2019 Toyota Avalon Hybrid- A Premium Sedan Full of Luxury
Full-size – long, low and luxurious. Three synonyms that describe the new 2019 Toyota Avalon to a “T.” One additional description is appropriate with this new hybrid model – stingy. You see, the Avalon uses less fuel than many compacts. The EPA says this model will do 43 mpg whether on the highway or during city driving. My experience, driving it all over hill and dale, through the Dallas-area thunderstorms, mud puddles and small lakes (on the highways!) was that I used far less than half a tank. OPEC nations must be really upset, not to mention the corner Exxon-Mobil station.
It was good to feel the Avalon gripping the pavement through some really adverse road conditions. Safety protections include steering assist, pre-collision systems, pedestrian detection, ABS, and smart stop features. Additional safety systems include a lane departure alert (not that it matters when you are driving on roadways buried below some degree of water), dynamic cruise control (I didn’t get to use because I rarely drove fast enough to engage cruise), a blind spot monitor (very helpful always – rain or shine), and anti-theft with an engine immobilizer.
Of course, the interior is plush with dual zone heat and air including filters to keep front and rear air clean. The sound is excellent with the great JBL Premium audio system. I especially like the pause and replay feature for when there is something I really want to listen to closely or hear again. Premium leather is always nice. I remember when I first moved to Texas from New York, I was told I didn’t want leather in my car. I replied “What?” You gotta be kidding me! I do. Now, everyone agrees and seeks out vehicles with as plush an interior as possible. The new Avalon fits that bill.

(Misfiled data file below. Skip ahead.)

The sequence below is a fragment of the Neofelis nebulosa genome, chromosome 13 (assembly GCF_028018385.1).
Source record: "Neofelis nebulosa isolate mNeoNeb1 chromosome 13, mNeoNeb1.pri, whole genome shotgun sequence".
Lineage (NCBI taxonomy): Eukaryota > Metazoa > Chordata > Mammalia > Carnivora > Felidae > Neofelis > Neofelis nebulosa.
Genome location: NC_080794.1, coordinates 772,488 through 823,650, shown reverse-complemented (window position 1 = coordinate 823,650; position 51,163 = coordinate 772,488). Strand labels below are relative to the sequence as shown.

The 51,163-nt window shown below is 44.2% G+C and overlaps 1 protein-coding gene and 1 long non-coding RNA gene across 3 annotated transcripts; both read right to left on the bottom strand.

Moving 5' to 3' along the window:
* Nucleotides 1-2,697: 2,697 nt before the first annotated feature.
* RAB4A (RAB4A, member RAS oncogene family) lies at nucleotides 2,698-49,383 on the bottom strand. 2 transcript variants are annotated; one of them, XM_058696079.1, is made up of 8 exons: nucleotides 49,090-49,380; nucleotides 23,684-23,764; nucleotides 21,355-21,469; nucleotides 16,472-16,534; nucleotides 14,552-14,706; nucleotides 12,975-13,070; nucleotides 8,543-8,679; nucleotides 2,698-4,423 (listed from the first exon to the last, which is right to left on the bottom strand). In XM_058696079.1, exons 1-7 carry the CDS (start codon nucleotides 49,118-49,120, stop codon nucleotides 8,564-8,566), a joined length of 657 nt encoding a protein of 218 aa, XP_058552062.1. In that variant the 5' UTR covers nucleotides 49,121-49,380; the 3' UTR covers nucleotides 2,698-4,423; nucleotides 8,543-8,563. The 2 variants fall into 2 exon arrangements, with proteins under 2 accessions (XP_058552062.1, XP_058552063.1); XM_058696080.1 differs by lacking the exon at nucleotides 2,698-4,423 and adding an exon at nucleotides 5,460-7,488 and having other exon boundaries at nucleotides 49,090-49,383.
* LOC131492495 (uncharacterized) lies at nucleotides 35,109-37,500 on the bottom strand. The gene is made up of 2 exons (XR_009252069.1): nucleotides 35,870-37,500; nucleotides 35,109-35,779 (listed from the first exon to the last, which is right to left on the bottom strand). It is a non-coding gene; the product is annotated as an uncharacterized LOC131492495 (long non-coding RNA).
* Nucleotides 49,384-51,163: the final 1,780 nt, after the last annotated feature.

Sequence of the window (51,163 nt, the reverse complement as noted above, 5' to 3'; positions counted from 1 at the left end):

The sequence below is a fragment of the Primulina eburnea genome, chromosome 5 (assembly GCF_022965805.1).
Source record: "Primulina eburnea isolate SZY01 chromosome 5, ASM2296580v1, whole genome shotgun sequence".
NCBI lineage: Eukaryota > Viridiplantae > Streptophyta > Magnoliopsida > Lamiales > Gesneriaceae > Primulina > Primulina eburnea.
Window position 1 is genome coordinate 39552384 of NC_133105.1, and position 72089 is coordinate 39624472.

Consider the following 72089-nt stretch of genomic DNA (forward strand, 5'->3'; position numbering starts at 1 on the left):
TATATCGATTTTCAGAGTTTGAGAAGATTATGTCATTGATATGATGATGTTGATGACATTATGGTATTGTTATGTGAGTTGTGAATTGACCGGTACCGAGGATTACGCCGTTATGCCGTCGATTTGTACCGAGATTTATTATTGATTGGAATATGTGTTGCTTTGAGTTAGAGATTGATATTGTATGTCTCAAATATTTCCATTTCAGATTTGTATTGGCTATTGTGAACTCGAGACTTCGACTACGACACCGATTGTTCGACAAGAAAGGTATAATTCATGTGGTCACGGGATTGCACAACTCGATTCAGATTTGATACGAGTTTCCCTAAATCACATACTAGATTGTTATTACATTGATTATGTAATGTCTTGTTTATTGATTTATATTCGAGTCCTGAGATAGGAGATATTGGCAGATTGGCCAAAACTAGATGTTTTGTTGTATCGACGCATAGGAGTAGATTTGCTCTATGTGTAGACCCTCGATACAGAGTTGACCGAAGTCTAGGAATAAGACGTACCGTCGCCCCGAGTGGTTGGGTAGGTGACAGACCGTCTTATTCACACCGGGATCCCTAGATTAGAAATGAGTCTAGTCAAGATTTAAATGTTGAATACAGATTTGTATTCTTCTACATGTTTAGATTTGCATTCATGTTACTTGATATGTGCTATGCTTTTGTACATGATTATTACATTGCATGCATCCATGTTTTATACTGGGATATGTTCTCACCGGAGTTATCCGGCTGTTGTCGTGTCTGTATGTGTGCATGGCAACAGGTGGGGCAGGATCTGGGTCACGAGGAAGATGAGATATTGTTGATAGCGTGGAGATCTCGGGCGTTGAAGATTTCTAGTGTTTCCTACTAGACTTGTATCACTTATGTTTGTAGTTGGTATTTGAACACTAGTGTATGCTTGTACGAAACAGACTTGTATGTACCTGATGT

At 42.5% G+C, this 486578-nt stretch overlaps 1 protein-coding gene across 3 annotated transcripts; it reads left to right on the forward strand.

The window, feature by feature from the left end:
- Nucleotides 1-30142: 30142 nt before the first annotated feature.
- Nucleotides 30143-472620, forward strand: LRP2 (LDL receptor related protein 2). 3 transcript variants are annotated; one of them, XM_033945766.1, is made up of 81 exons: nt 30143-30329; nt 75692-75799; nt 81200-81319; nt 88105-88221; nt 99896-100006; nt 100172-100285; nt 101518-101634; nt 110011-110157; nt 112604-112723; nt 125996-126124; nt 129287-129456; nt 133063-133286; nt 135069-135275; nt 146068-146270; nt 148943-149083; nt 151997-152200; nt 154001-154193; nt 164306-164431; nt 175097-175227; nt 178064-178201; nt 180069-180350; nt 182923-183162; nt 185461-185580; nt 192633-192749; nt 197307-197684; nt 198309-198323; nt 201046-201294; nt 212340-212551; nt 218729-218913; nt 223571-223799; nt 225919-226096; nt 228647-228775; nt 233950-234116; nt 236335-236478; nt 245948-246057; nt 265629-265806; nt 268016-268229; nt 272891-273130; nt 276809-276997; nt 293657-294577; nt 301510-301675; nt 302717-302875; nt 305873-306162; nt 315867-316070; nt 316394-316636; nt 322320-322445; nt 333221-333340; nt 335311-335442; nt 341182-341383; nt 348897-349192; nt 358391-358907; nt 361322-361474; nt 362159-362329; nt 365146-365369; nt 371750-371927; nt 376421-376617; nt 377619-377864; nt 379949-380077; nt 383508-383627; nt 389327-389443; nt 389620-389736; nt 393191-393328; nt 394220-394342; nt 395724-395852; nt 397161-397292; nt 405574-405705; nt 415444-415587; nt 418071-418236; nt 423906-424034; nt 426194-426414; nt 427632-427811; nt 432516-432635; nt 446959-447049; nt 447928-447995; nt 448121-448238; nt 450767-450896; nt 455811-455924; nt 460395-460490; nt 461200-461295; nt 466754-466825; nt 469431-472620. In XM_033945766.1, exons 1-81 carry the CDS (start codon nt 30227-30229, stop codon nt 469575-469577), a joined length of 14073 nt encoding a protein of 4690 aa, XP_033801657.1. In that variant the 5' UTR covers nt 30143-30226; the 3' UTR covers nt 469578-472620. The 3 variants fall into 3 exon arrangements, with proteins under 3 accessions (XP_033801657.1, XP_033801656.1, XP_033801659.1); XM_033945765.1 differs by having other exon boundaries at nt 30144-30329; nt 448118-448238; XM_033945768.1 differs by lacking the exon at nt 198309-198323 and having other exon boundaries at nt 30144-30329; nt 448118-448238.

Looking at everything included in my 2019 Avalon Hybrid, there is only one thing that disturbs me a bit. I’m sure buyers will become acclimated to it quickly, but I did not in only a week-long test drive. It is built with a very low roof-line. I’m sure that helps in terms of aerodynamics and a number of other factors, but I smacked my head against the side of the car almost every time I got in the drivers seat. Not that it killed me or anything, but it was annoying.
What surprised me even more is that McKenzie, our nine-year-old daughter, smacked her head on the rear roof of the car getting into the back seat. More than once, she remarked, “Every thing is great except for the headache I get when getting into the car.” Note to self and to McKenzie: Let’s be careful getting in and out in the future! Our heads hold too much information to be jumbled due to inattention when we step into the car.